Title: Ancillary Justice
Author: Ann Leckie
Cover Artist: John Harris
Release Date: October 1st 2013
Publisher: Orbit Books
Series: Imperial Radch #1
I first heard of Ancillary Justice in Ann Leckie Interview: Episode 120 of the podcast Geek’s Guide to the Galaxy (GGG). The interview explores the inspirations behind Leckie’s work, which include the Roman Empire, choral music, and tea. She talks about her experiences with National Novel Writing Month (NaNoWriMo), why music is often handled badly in fiction, and why she enjoys writing novels more than short stories.
What interested me the most was the discussion on how in the Radch Empire of Ancillary Justice, both men and women are referred to as “she.” I find the ambiguity of not knowing which characters are male or female quite intriguing.
“She was probably male, to judge from the angular mazelike patterns quilting her shirt. I wasn’t entirely certain. It wouldn’t have mattered, if I had been in Radch space. Radchaai don’t care much about gender, and the language they speak—my own first language—doesn’t mark gender in any way.” – Ann Leckie, Ancillary Justice
The author is the only person who knows the their true genders, and I can imagine the additional challenge she faced writing her novel with gender-ambiguous characters. How just one slip of a “he” could drastically change her story.
The novel does not disappoint. I found myself constantly switching the character’s genders in my head, to see how it would affect what the story meant to me. I also kept searching for clues that would lead me to the true gender of certain characters.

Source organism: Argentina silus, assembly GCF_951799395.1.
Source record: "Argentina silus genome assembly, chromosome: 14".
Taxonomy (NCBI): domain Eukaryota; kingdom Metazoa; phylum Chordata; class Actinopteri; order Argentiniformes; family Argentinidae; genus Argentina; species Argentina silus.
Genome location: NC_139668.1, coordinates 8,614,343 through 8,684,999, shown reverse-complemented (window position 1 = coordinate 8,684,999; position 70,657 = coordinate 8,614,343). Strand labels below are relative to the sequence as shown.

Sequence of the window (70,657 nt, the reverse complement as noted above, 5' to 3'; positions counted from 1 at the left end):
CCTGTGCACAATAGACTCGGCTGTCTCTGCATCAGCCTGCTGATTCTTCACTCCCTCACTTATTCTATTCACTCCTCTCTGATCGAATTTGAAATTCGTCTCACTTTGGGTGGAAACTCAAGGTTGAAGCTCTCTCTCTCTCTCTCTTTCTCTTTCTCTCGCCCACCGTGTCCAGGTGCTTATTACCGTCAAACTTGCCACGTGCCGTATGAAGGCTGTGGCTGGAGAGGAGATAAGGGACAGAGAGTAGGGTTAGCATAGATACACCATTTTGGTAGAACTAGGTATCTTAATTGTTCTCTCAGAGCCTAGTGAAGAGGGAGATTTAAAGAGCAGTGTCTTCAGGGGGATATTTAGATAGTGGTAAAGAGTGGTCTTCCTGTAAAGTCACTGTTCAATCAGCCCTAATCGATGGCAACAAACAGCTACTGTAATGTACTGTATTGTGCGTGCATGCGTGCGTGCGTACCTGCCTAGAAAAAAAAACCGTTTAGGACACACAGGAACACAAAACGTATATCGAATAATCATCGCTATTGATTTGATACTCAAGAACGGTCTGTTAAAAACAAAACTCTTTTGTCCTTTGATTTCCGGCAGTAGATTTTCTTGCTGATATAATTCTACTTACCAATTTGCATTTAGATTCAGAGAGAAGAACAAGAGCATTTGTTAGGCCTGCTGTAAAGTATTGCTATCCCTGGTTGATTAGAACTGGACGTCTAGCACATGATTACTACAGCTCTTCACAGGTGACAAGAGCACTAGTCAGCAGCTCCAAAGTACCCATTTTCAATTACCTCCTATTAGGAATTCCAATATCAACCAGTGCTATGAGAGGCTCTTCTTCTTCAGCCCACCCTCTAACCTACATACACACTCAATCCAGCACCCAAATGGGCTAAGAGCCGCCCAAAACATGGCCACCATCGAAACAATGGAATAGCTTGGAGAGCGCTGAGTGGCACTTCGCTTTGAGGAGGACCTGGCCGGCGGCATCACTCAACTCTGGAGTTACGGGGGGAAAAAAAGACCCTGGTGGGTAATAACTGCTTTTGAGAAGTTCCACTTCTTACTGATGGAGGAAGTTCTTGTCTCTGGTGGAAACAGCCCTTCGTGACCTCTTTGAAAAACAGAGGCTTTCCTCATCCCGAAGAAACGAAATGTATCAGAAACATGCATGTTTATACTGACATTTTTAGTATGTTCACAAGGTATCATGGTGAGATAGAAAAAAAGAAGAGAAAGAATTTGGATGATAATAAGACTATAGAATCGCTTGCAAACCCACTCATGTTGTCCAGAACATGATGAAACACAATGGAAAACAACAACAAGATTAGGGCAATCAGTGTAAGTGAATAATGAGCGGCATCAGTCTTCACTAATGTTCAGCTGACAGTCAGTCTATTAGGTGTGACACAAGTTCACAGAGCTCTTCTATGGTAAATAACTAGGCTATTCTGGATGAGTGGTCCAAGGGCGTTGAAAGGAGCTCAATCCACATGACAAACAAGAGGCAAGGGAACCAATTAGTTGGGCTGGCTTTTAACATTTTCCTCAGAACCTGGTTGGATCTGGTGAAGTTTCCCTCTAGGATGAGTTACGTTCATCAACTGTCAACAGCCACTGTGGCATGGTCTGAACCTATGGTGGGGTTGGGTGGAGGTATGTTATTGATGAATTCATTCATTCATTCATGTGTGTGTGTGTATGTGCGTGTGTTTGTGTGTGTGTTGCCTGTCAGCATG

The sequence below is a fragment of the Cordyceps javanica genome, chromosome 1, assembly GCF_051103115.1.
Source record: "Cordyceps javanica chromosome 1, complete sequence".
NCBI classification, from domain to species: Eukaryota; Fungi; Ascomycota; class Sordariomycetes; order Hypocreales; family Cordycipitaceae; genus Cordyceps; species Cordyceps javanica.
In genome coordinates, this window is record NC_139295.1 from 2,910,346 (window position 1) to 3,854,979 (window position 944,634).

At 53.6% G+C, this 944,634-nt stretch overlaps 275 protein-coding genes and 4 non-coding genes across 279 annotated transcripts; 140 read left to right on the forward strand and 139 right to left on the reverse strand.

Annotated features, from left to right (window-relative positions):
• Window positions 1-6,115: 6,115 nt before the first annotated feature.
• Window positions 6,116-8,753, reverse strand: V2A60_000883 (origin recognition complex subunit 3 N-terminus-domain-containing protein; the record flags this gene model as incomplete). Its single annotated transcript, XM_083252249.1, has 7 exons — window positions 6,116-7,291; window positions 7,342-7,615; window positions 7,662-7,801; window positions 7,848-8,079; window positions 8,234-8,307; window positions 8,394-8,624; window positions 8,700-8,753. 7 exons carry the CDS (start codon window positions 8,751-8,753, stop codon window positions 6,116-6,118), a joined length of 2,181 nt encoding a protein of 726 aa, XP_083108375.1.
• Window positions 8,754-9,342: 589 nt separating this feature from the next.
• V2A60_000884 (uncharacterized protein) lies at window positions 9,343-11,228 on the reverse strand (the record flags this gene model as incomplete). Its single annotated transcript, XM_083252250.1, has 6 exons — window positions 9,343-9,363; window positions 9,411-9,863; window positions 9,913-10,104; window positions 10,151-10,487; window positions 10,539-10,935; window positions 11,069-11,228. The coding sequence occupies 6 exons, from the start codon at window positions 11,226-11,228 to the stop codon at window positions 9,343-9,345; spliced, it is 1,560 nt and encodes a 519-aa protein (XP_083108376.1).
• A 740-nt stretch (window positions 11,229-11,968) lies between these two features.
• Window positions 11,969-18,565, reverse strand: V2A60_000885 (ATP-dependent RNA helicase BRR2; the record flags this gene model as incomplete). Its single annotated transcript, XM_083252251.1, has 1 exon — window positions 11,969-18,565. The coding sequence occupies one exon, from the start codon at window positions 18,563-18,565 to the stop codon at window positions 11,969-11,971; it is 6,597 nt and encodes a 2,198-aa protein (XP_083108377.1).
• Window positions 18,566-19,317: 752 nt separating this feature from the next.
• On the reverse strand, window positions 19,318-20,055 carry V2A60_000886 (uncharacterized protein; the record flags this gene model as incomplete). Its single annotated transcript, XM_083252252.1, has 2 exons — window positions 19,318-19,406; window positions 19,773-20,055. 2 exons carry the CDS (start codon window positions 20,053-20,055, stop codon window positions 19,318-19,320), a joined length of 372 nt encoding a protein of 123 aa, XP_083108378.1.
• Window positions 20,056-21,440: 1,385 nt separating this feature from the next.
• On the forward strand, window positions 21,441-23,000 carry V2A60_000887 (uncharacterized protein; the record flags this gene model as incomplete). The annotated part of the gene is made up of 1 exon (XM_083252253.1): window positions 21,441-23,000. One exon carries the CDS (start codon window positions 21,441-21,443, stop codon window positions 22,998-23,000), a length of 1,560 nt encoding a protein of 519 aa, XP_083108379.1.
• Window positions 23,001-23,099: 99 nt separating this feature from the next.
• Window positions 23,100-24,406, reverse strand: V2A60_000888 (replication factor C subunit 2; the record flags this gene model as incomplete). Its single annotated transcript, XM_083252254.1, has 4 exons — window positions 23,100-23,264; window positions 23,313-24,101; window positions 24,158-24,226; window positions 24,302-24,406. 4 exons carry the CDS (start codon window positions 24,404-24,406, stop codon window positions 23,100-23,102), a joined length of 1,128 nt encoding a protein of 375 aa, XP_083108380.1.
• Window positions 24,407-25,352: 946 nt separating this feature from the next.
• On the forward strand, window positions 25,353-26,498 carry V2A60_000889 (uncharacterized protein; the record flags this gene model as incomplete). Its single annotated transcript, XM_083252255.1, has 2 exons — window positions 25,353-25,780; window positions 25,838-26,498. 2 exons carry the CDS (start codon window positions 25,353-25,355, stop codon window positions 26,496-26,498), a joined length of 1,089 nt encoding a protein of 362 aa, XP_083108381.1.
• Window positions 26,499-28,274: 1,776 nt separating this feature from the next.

Interview with Ann Leckie, author of Ancillary Justice posted on YouTube by GGG host David Barr Kirtley
For example, I see Breq as female, possibly because of her interest in choral music. Maybe because of her innately altruistic nature. Perhaps because she was originally the spaceship Justice of Toren (a ship is generally referred to as “she”). I also enjoyed imagining her ancillaries singing choral music together in a female voice. No. Breq as a male character does not appeal to me at all.
Do ships have feelings? Breq’s transition from a somewhat omniscient spaceship that knew every little detail about her passengers, to a single—albeit genetically enhanced—humanoid being cut off from the rest of her former self was wonderful to read about.
“Thoughts are ephemeral, they evaporate in the moment they occur, unless they are given action and material form. Wishes and intentions, the same. Meaningless, unless they impel you to one choice or another, some deed or course of action, however insignificant. Thoughts that lead to action can be dangerous. Thoughts that do not, mean less than nothing.” – Ann Leckie, Ancillary Justice
Breq’s is more than just another story about ships or androids developing feelings and thinking for themselves. It is the refreshing and intelligent take Ann Leckie has on an increasingly tired science fiction trope that makes Ancillary Justice such a satisfying read.